Goldfish Lifespan

The average lifespan of Goldfish is about 10-15 years, provided it receives proper care and tending by the person who is keeping it as their pet.

In events of disease or unavailability of clean filtered water, the lifespan gets shortened to a few years only.

And if you want your Goldfish to live longer, watch the video:

Goldfish Tank Setup

Many people think that stuffing their Goldfish into a simple fishbowl would be enough, but this is where they are wrong.

Goldfish produce large volumes of waste and can grow up to 12 inches in size; that is why you must find your Goldfish a suitable tank when you bring it home.

1. Choosing A Goldfish Tank

According to the available guides, the standard size of the Goldfish can range from 8-12 inches, and in some cases, it can outgrow itself to an even larger dimension.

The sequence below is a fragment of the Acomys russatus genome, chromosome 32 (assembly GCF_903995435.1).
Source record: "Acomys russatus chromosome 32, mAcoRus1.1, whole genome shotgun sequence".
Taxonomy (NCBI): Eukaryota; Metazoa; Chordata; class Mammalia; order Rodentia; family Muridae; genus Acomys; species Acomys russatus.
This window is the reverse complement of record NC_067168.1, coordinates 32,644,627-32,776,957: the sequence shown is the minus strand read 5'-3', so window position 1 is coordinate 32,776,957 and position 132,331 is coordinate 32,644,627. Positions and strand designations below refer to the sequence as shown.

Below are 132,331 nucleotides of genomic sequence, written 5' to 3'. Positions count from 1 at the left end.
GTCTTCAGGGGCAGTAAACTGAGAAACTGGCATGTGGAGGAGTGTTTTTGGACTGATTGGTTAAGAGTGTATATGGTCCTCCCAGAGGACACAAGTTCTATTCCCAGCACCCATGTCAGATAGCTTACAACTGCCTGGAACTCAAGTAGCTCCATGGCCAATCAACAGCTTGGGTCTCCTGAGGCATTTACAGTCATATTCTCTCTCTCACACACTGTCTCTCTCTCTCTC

That is why to accumulate this fish; you need at least a 20-gallon tank, in my opinion.

You can also choose to go with a small 5 to 10-gallon sized aquarium, but it will not suffice at the end of the day if your Goldfish increases in size. That is why going with a 20-gallon or even more is the right choice to make.

Mentioning the behavior of the Goldfish, they are always happier and satisfied when provided with enough space to roam around; thus, having a large tank is perfect.

2. Water And Filtration Requirements

Goldfish can generate a large amount of waste; for that very reason, you need powerful enough water filters to back your play. 

You need something powerful and subtle, and the filters with large canisters might serve you well. 

In this case, HOB(hang-on-the-back) type filters might also work beautifully, but these need to be efficient and quite large to suit the task.